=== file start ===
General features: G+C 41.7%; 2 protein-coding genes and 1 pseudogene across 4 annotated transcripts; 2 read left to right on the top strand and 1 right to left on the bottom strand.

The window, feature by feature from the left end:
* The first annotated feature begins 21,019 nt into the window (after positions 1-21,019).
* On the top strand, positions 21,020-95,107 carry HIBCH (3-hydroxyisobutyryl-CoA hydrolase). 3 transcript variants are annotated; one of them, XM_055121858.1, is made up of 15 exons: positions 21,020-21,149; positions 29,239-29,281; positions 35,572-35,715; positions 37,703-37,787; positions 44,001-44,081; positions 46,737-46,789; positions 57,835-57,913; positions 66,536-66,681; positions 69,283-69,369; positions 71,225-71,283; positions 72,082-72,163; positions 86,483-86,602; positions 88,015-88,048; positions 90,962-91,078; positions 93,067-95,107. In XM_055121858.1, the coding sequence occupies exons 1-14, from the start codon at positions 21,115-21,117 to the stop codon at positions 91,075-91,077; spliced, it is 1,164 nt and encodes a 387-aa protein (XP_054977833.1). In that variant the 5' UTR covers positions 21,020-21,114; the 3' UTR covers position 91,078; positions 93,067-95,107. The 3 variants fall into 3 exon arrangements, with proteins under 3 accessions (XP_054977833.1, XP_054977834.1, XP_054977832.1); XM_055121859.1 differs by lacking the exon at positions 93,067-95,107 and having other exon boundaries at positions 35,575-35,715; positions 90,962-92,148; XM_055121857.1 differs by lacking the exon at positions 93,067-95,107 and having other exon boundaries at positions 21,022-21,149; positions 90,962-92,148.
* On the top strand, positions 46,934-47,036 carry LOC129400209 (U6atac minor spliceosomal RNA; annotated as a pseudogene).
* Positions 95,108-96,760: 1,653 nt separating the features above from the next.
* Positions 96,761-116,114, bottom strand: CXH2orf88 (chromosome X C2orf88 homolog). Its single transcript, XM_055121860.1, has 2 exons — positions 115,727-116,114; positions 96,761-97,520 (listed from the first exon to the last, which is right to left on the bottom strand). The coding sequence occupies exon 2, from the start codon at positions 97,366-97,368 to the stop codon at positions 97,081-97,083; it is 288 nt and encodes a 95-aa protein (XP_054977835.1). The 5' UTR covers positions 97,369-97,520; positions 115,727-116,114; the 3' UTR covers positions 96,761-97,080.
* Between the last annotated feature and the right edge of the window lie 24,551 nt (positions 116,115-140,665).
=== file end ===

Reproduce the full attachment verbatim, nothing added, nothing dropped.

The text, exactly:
General features: G+C 41.7%; 2 protein-coding genes and 1 pseudogene across 4 annotated transcripts; 2 read left to right on the top strand and 1 right to left on the bottom strand.

The window, feature by feature from the left end:
* The first annotated feature begins 21,019 nt into the window (after positions 1-21,019).
* On the top strand, positions 21,020-95,107 carry HIBCH (3-hydroxyisobutyryl-CoA hydrolase). 3 transcript variants are annotated; one of them, XM_055121858.1, is made up of 15 exons: positions 21,020-21,149; positions 29,239-29,281; positions 35,572-35,715; positions 37,703-37,787; positions 44,001-44,081; positions 46,737-46,789; positions 57,835-57,913; positions 66,536-66,681; positions 69,283-69,369; positions 71,225-71,283; positions 72,082-72,163; positions 86,483-86,602; positions 88,015-88,048; positions 90,962-91,078; positions 93,067-95,107. In XM_055121858.1, the coding sequence occupies exons 1-14, from the start codon at positions 21,115-21,117 to the stop codon at positions 91,075-91,077; spliced, it is 1,164 nt and encodes a 387-aa protein (XP_054977833.1). In that variant the 5' UTR covers positions 21,020-21,114; the 3' UTR covers position 91,078; positions 93,067-95,107. The 3 variants fall into 3 exon arrangements, with proteins under 3 accessions (XP_054977833.1, XP_054977834.1, XP_054977832.1); XM_055121859.1 differs by lacking the exon at positions 93,067-95,107 and having other exon boundaries at positions 35,575-35,715; positions 90,962-92,148; XM_055121857.1 differs by lacking the exon at positions 93,067-95,107 and having other exon boundaries at positions 21,022-21,149; positions 90,962-92,148.
* On the top strand, positions 46,934-47,036 carry LOC129400209 (U6atac minor spliceosomal RNA; annotated as a pseudogene).
* Positions 95,108-96,760: 1,653 nt separating the features above from the next.
* Positions 96,761-116,114, bottom strand: CXH2orf88 (chromosome X C2orf88 homolog). Its single transcript, XM_055121860.1, has 2 exons — positions 115,727-116,114; positions 96,761-97,520 (listed from the first exon to the last, which is right to left on the bottom strand). The coding sequence occupies exon 2, from the start codon at positions 97,366-97,368 to the stop codon at positions 97,081-97,083; it is 288 nt and encodes a 95-aa protein (XP_054977835.1). The 5' UTR covers positions 97,369-97,520; positions 115,727-116,114; the 3' UTR covers positions 96,761-97,080.
* Between the last annotated feature and the right edge of the window lie 24,551 nt (positions 116,115-140,665).